What can the private sector learn from the government’s ramped-up IT security? Plenty, says Jerry Harold
The federal government has spent billions of dollars over the past two decades to improve the security of its information systems. After years of poor IT security, it identified two main reasons for poor performance - a lack of senior attention to IT security and broken management processes
Many of the lessons learned from this process can be directly applied to help organizations in the private sector.
If broken management processes are the problem, what is the solution? In December 2002, President Bush signed Public Law 107-347(the "E-Government Act") that contains the Federal Information Security Management Act (FISMA). Based on real-world lessons identified through years of audits and assessments, FISMA drives the federal government approach to improving
its IT security. The professional audit community helped to frame FISMA, and many of its provisions have roots in IT audit methodologies that apply to both commercial and government organizations.
Putting the weight of public law behind the government's IT security programs, FISMA gives federal executives the authority to enforce IT security actions, support budget requests and focus management on IT security. This mandate creates a compelling justification for progress when security managers face resistance from uncooperative managers and staff. It also empowers the White House through OMB to enforce FISMA, as well as good security practices across federal agencies.
Under the Act, ultimate responsibility for IT security now lies with the head of each of the federal agencies. Also implicit in the legislation is the idea that IT security responsibilities span the management chain, with each employee having some role to play in security.
Requiring management responsibility called for a change in behavior across large government organizations. Therefore, FISMA contains specific provisions for agency heads to report regularly to the White House, specific committees within Congress, and the General Accounting Office. Agencies also are publicly rated by scorecards that depict their progress and evaluate management's effectiveness.
The implications of budgeting
In addition to these requirements, questions of budgeting come into play. Each agency must now include IT security in its strategic and capital plans. The strategic plan must outline how the IT security program will apply security across the lifecycle of new and existing systems. This will require managers, who traditionally focused on the functional aspects of IT, to ensure that IT security is adequately funded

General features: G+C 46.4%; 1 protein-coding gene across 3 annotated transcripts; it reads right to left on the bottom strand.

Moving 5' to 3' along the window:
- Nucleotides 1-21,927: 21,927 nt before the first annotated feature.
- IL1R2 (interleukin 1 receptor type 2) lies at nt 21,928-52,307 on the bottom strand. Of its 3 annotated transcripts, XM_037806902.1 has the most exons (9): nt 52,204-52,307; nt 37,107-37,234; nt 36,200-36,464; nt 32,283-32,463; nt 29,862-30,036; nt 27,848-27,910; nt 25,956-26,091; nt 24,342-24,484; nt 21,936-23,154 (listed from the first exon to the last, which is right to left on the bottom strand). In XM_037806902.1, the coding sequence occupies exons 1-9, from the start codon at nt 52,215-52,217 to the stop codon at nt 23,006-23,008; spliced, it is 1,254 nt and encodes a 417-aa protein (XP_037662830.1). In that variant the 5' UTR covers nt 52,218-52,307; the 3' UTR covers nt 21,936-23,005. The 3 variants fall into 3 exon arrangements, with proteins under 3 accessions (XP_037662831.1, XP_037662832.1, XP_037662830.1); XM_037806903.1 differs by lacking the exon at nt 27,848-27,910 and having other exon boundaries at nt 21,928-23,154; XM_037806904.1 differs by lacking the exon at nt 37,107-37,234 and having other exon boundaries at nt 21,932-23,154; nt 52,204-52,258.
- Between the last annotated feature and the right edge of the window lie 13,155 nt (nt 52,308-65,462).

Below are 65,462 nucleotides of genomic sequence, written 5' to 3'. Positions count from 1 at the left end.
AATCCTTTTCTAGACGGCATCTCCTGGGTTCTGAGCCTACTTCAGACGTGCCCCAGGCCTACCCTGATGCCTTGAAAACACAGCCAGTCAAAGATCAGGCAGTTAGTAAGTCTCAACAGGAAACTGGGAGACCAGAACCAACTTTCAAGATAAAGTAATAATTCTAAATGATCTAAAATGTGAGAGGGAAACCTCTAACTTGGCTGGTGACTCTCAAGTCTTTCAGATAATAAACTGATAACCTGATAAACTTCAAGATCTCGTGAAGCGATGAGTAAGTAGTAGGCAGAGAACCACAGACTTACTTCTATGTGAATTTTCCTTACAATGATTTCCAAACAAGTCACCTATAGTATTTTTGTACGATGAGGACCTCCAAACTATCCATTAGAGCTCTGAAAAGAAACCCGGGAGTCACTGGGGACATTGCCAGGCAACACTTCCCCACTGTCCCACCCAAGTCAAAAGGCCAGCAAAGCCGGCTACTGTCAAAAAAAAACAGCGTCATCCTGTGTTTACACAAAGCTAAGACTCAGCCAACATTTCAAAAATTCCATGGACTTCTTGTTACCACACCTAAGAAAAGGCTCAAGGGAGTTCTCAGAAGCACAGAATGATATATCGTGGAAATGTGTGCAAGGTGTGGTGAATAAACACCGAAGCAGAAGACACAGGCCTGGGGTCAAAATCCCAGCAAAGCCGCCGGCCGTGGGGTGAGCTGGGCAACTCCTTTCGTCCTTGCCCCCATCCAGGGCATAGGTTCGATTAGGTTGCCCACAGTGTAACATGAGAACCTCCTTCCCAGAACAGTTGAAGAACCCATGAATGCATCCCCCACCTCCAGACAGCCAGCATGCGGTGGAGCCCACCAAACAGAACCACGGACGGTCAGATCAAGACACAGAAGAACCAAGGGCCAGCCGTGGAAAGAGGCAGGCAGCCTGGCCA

According to the Act, at some point, the role of budget becomes a motivating factor. When those controlling the purse strings begin tying budget to IT security, managers will quickly make IT security a focus in order to preserve their budgets. The White House's OMB is authorized to use "all appropriate" means to require agencies to address security by managing the budget process. The OMB won't fund new requests for IT projects unless the request includes appropriate IT security activities. In addition, the OMB will not approve additional budgets for existing IT programs unless agencies show satisfactory progress on addressing audit findings.
Under OMB direction, the Federal government has developed measures to track progress on key IT security areas of weakness. Agencies must implement processes to track progress, and report on the progress to OMB and Congress in quarterly and annual reports. Federal agencies report progress in areas such as securing (certifying and accrediting) their major applications and progress in resolving IT security audit findings.
Key FISMA requirements involve the chief information officers (CIOs) and Inspectors General (IGs), who must now perform annual security assessments. The CIO's 'self-assessments' and the IG's 'independent evaluations' are critical for ensuring that organizations continuously identify problems and work to improve them. When tied to managerial accountability and enforcement through the budget process, the government creates a very significant incentive to improve security.
Jerry Harold is co-founder and vice-president of Netsec.
Federal Information Security Management Act (FISMA)
The legislative mandate applicable to federal information security is the Federal Information Security Management Act of 2002 (FISMA). This act requires the chief information officer (CIO) of each federal agency to develop and maintain an agency-wide information security program that includes:
- Periodic assessments of risk
security policies, plans, and procedures;
- Periodic testing and evaluation;
- Security awareness training to inform personnel;
- A security deficiency remediation program;
- Incident detection, reporting, and response;
- Plans and procedures to ensure continuity of operations.
FISMA further mandates that each agency report annually on its compliance with these requirements. All of this must be accomplished against a backdrop of limited fiscal and personnel resources, and in keeping with the President's Management Agenda.